Finland joining the NATO alliance could prompt Russia to increase its nuclear arsenal stationed in the Arctic circle, analysts have warned.
The Nordic country officially joined the world’s biggest military alliance on Tuesday, becoming its 31st member in a historic realignment of Europe’s defences spurred by Vladimir Putin‘s illegal invasion of Ukraine.
Helsinki’s strategic shift, which ended decades of military non-alignment, has doubled the length of the US-led alliance’s land border with Russia and drew an angry warning of ‘countermeasures’ from the Kremlin.
While Moscow did not specify what these measures could be, Russia’s defence chief said on Tuesday that Belarusian warplanes had been upgraded to carry Russian nuclear warheads, while Putin has said he plans to station tactical nuclear weapons in the neighbouring country.
Analysts have also warned Moscow’s hawkish leaders will view Finland’s NATO ascension as a threat to the Kola Peninsula, where Russian military bases house the world’s largest concentration of nuclear weapons.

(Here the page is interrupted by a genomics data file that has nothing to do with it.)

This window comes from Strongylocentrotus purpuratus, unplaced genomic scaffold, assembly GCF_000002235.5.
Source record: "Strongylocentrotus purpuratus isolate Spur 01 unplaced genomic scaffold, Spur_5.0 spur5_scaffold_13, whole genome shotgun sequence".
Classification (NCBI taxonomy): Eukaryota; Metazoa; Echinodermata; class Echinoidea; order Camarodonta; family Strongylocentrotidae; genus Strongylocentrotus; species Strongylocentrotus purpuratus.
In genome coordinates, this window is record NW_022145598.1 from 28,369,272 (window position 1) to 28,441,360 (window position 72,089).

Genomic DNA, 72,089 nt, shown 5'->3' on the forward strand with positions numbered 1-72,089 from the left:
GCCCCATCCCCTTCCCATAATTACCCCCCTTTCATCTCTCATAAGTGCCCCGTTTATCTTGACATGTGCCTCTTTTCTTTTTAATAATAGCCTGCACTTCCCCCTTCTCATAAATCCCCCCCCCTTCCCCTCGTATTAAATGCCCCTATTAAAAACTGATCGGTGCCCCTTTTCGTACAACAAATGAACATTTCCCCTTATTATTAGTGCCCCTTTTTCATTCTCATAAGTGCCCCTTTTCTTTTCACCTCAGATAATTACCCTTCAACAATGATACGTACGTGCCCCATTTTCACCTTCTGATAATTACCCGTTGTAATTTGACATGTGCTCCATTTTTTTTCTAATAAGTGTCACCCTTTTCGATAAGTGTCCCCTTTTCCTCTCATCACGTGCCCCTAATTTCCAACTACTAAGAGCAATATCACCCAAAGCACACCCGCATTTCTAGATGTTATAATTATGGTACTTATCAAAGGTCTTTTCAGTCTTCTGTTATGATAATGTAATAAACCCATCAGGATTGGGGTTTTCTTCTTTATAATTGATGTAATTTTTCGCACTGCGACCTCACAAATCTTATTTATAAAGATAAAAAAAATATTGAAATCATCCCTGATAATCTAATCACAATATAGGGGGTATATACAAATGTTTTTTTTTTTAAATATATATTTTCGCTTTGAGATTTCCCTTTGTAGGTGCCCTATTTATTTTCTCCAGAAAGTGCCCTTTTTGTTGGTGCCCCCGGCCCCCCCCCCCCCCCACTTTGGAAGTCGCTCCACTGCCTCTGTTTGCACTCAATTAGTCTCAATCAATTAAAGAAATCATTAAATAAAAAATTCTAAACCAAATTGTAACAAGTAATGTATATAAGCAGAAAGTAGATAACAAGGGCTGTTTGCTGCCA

Finland joining the NATO alliance could prompt Russia to increase its nuclear arsenal stationed in the Arctic circle, analysts have warned. Pictured: Russian President Vladimir Putin meets with workers as he visits the Tulazheldormash plant, a Russian leading machine-building enterprise, in Tula on April 4
The Nordic country officially joined the world’s biggest military alliance on Tuesday, becoming its 31st member in a historic realignment of Europe’s defences spurred by Vladimir Putin’s illegal invasion of Ukraine. Pictured: The Finnish flag is raised outside NATO HQ on Tuesday
Finland’s border with Russia stretches 833 miles from the Baltic Sea at its southern-most point to a tripoint where the Russian, Finnish and Norwegian borders meet some 65 miles south of the Barents Sea.
To the east, sits the Kola Peninsula, which is home to the city of Murmansk, where Russia hosts its northern fleet. This includes nuclear-capable submarines.
In October 2022, Norwegian reports said Russia had deployed bombers capable of carrying nuclear weapons to Kola Peninsula. Satellite images later appeared to confirm an increase in the bombers stationed in the region.
Russia also carried out tests of all three legs of its nuclear triad in the Arctic.